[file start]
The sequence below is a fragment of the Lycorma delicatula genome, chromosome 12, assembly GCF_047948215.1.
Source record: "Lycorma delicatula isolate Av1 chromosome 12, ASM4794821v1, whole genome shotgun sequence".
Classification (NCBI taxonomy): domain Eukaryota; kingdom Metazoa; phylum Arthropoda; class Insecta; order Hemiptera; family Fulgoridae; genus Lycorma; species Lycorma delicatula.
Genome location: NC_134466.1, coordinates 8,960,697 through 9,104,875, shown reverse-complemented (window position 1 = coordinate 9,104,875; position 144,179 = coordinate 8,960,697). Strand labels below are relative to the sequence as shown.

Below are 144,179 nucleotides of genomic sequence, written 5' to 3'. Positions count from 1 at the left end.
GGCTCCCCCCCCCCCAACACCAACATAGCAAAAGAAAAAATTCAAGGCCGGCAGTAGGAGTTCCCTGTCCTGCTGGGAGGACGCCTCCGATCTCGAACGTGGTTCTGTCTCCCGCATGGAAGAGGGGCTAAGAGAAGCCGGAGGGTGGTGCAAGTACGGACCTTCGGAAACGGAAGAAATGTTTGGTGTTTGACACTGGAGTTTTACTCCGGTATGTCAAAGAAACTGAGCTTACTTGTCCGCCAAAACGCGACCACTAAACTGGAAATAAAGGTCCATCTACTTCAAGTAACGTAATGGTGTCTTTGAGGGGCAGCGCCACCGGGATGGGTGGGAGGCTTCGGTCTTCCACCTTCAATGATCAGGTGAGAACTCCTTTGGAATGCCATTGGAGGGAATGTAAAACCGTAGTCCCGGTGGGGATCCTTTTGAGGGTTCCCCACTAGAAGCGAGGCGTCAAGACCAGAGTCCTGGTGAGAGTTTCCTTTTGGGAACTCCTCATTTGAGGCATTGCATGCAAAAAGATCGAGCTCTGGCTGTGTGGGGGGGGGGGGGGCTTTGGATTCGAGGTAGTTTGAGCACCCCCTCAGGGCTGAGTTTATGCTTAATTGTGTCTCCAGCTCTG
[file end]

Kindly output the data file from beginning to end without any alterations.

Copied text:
The sequence below is a fragment of the Lycorma delicatula genome, chromosome 12, assembly GCF_047948215.1.
Source record: "Lycorma delicatula isolate Av1 chromosome 12, ASM4794821v1, whole genome shotgun sequence".
Classification (NCBI taxonomy): domain Eukaryota; kingdom Metazoa; phylum Arthropoda; class Insecta; order Hemiptera; family Fulgoridae; genus Lycorma; species Lycorma delicatula.
Genome location: NC_134466.1, coordinates 8,960,697 through 9,104,875, shown reverse-complemented (window position 1 = coordinate 9,104,875; position 144,179 = coordinate 8,960,697). Strand labels below are relative to the sequence as shown.

Below are 144,179 nucleotides of genomic sequence, written 5' to 3'. Positions count from 1 at the left end.
GGCTCCCCCCCCCCCAACACCAACATAGCAAAAGAAAAAATTCAAGGCCGGCAGTAGGAGTTCCCTGTCCTGCTGGGAGGACGCCTCCGATCTCGAACGTGGTTCTGTCTCCCGCATGGAAGAGGGGCTAAGAGAAGCCGGAGGGTGGTGCAAGTACGGACCTTCGGAAACGGAAGAAATGTTTGGTGTTTGACACTGGAGTTTTACTCCGGTATGTCAAAGAAACTGAGCTTACTTGTCCGCCAAAACGCGACCACTAAACTGGAAATAAAGGTCCATCTACTTCAAGTAACGTAATGGTGTCTTTGAGGGGCAGCGCCACCGGGATGGGTGGGAGGCTTCGGTCTTCCACCTTCAATGATCAGGTGAGAACTCCTTTGGAATGCCATTGGAGGGAATGTAAAACCGTAGTCCCGGTGGGGATCCTTTTGAGGGTTCCCCACTAGAAGCGAGGCGTCAAGACCAGAGTCCTGGTGAGAGTTTCCTTTTGGGAACTCCTCATTTGAGGCATTGCATGCAAAAAGATCGAGCTCTGGCTGTGTGGGGGGGGGGGGGGCTTTGGATTCGAGGTAGTTTGAGCACCCCCTCAGGGCTGAGTTTATGCTTAATTGTGTCTCCAGCTCTG